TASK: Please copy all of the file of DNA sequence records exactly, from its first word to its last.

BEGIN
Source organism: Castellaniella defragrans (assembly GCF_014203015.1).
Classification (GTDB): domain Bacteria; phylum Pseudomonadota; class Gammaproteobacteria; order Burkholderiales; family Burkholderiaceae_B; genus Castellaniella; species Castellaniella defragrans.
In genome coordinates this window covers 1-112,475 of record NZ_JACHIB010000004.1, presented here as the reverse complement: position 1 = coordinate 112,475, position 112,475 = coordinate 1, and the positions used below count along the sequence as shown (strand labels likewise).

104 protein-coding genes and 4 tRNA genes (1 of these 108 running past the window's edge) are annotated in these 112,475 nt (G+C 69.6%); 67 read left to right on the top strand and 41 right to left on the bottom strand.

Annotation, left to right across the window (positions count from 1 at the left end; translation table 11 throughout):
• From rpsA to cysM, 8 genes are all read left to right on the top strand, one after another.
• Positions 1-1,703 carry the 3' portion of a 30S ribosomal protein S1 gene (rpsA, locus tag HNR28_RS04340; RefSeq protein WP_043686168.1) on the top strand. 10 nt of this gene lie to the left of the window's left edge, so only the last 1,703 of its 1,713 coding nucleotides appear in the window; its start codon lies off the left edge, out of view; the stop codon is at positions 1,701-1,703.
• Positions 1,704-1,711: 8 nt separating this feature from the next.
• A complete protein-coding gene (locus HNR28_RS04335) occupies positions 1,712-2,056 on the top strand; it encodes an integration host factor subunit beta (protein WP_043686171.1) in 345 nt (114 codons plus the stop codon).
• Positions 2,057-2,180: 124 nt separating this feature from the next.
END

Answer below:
Source organism: Castellaniella defragrans (assembly GCF_014203015.1).
Classification (GTDB): domain Bacteria; phylum Pseudomonadota; class Gammaproteobacteria; order Burkholderiales; family Burkholderiaceae_B; genus Castellaniella; species Castellaniella defragrans.
In genome coordinates this window covers 1-112,475 of record NZ_JACHIB010000004.1, presented here as the reverse complement: position 1 = coordinate 112,475, position 112,475 = coordinate 1, and the positions used below count along the sequence as shown (strand labels likewise).

104 protein-coding genes and 4 tRNA genes (1 of these 108 running past the window's edge) are annotated in these 112,475 nt (G+C 69.6%); 67 read left to right on the top strand and 41 right to left on the bottom strand.

Annotation, left to right across the window (positions count from 1 at the left end; translation table 11 throughout):
• From rpsA to cysM, 8 genes are all read left to right on the top strand, one after another.
• Positions 1-1,703 carry the 3' portion of a 30S ribosomal protein S1 gene (rpsA, locus tag HNR28_RS04340; RefSeq protein WP_043686168.1) on the top strand. 10 nt of this gene lie to the left of the window's left edge, so only the last 1,703 of its 1,713 coding nucleotides appear in the window; its start codon lies off the left edge, out of view; the stop codon is at positions 1,701-1,703.
• Positions 1,704-1,711: 8 nt separating this feature from the next.
• A complete protein-coding gene (locus HNR28_RS04335) occupies positions 1,712-2,056 on the top strand; it encodes an integration host factor subunit beta (protein WP_043686171.1) in 345 nt (114 codons plus the stop codon).
• Positions 2,057-2,180: 124 nt separating this feature from the next.